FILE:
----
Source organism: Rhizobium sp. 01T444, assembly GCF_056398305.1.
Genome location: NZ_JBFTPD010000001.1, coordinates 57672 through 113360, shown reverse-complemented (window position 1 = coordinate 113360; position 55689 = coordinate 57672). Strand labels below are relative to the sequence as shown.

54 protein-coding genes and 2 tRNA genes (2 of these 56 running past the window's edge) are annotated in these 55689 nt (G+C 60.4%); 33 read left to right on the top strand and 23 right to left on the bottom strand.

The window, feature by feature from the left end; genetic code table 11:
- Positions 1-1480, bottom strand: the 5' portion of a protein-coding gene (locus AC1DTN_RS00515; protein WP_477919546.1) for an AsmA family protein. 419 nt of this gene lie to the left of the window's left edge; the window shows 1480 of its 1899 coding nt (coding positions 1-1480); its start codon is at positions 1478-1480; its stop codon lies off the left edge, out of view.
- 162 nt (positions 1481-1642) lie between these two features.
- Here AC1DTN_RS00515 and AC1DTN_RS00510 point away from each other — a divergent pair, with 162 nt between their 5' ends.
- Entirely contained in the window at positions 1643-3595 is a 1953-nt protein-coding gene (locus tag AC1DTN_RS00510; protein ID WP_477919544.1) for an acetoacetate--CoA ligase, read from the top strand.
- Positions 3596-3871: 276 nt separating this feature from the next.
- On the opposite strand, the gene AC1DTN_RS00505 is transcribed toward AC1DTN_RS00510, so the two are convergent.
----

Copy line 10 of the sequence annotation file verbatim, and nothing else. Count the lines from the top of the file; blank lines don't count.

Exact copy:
- On the opposite strand, the gene AC1DTN_RS00505 is transcribed toward AC1DTN_RS00510, so the two are convergent.